Next morning, I'm ready to hit the shops when they open at nine. The city has modern shops with names we recognise, but I haven't come all the way to Asia for that. So first we make for the Spice Market, or Misir Carsisi.
This was once the end of the Silk Road, along which merchants brought goods from the Far East to trade with Europeans. Who'd like that belly-dancer outfit? Or those gold-embroidered slippers? And do I know anyone who'd like some "Turkish Viagra", made from 31 spices and honey? The market is small, the traders friendly. I buy amazingly cheap saffron, jars of nuts with honey, halva and Turkish delight.
Then it's time for the main event. The Grand Bazaar, or Kapali Carsi, dates from the 15th century and has more than 3,000 shops. My companions speed off with squeals of joy - gathering kilims, fake Chanel and Fendi handbags as they run. I am overwhelmed by the amount of stuff. Here, a stallholder carries his Turkish coffee on a silver tray; there, ancient lanterns hang next to Versace underpants.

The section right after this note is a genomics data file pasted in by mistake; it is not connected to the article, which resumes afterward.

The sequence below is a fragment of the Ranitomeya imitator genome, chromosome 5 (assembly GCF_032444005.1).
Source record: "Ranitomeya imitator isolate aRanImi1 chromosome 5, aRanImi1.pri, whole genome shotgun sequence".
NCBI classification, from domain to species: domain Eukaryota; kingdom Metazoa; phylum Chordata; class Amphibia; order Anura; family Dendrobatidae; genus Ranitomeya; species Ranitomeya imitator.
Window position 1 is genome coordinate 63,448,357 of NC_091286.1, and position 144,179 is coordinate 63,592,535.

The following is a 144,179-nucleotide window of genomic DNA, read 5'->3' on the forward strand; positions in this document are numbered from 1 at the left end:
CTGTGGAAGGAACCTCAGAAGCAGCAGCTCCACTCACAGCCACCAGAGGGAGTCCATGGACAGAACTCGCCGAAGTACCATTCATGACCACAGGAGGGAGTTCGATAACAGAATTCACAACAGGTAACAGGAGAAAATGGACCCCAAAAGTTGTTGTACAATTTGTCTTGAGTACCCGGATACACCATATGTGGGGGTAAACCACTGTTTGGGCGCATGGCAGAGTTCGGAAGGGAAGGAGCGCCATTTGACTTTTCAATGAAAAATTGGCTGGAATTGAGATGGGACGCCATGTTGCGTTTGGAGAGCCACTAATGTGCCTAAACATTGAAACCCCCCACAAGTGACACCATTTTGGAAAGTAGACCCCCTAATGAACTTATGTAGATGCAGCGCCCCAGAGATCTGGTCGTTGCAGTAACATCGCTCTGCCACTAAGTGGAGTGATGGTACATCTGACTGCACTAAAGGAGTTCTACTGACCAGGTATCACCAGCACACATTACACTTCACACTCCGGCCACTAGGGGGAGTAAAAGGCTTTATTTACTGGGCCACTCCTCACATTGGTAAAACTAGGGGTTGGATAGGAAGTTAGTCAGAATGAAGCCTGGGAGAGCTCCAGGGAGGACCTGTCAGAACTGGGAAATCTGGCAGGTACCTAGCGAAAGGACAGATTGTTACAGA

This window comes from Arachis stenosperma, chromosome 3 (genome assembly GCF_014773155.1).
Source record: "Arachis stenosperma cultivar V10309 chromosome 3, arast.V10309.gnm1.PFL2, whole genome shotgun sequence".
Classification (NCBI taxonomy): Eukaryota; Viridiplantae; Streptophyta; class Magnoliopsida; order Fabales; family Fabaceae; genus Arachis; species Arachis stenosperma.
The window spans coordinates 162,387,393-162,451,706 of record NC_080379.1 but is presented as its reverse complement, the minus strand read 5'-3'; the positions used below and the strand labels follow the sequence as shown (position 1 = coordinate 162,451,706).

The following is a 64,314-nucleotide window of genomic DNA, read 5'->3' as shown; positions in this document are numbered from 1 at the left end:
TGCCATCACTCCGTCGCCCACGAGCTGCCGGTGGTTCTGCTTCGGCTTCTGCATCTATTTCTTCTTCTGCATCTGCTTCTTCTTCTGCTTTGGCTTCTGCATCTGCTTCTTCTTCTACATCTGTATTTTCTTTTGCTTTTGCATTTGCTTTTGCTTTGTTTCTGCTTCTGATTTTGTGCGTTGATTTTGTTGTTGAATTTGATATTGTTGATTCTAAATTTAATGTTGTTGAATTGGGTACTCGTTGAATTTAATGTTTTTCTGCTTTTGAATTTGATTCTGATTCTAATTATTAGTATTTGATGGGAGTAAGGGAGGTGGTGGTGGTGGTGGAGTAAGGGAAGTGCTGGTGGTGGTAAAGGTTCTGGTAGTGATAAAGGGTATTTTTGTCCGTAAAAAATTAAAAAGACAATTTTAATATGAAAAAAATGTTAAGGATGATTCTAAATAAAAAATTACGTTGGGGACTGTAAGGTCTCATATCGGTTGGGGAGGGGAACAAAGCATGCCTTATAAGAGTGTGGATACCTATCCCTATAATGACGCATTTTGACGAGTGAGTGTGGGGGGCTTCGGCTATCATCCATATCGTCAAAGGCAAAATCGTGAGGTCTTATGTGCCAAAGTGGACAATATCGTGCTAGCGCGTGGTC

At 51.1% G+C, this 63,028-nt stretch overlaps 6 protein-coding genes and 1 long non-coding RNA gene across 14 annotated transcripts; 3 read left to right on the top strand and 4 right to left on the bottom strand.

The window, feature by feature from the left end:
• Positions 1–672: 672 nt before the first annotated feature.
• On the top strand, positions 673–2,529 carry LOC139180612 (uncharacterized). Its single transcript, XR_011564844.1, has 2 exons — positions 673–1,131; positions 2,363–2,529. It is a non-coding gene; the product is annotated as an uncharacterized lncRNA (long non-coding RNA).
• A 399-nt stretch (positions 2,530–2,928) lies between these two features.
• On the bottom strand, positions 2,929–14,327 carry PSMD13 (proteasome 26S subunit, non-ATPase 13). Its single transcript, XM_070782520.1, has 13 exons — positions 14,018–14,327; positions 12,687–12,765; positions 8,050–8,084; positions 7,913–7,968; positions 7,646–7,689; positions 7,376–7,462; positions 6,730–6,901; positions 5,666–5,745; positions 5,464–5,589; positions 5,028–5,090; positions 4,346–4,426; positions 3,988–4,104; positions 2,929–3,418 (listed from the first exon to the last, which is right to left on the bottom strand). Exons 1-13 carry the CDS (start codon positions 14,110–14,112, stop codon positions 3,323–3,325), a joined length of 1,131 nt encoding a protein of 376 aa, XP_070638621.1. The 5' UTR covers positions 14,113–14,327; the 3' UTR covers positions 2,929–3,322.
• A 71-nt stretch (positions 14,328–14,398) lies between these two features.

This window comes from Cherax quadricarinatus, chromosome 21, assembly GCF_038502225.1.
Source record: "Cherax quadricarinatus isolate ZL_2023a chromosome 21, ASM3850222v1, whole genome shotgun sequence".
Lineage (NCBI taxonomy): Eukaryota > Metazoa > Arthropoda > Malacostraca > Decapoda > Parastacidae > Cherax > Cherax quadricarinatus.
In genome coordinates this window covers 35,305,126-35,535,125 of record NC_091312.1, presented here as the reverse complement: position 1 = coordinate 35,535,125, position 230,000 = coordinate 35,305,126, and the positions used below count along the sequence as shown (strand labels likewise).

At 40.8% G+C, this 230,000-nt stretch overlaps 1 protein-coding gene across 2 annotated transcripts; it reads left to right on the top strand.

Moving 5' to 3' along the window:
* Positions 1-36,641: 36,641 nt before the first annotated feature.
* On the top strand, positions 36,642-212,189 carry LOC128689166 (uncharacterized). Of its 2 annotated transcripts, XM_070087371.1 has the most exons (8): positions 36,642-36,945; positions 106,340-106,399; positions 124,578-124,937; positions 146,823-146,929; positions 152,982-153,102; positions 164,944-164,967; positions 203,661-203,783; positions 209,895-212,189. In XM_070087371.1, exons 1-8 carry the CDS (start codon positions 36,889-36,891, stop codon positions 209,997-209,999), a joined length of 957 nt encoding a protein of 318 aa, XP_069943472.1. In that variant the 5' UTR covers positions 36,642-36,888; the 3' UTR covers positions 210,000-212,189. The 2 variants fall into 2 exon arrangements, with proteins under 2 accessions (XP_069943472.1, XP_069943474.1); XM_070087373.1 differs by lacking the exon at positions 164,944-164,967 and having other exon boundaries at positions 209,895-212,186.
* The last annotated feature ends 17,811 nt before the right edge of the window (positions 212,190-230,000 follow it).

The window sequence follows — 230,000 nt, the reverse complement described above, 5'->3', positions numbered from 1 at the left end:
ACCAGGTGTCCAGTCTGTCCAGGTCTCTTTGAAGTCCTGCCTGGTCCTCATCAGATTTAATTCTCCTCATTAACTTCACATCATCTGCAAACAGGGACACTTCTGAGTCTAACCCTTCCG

One more experience would complete this sultana's day - a visit to the hamam, or Turkish bath. The Cagaloglu Hamaminbsp; is more than 300 years old and my masseuse looks as if she's been here from the start. She scrubs me throughly, and finishes with a washcloth on the face that reminds me of nursery. I emerge from its marble chambers cleansed of Mammon, ready to see the spiritual side of the city the next day.
To read this story in full see Friday Magazine in this week's TES.nbsp;nbsp;nbsp;nbsp;nbsp;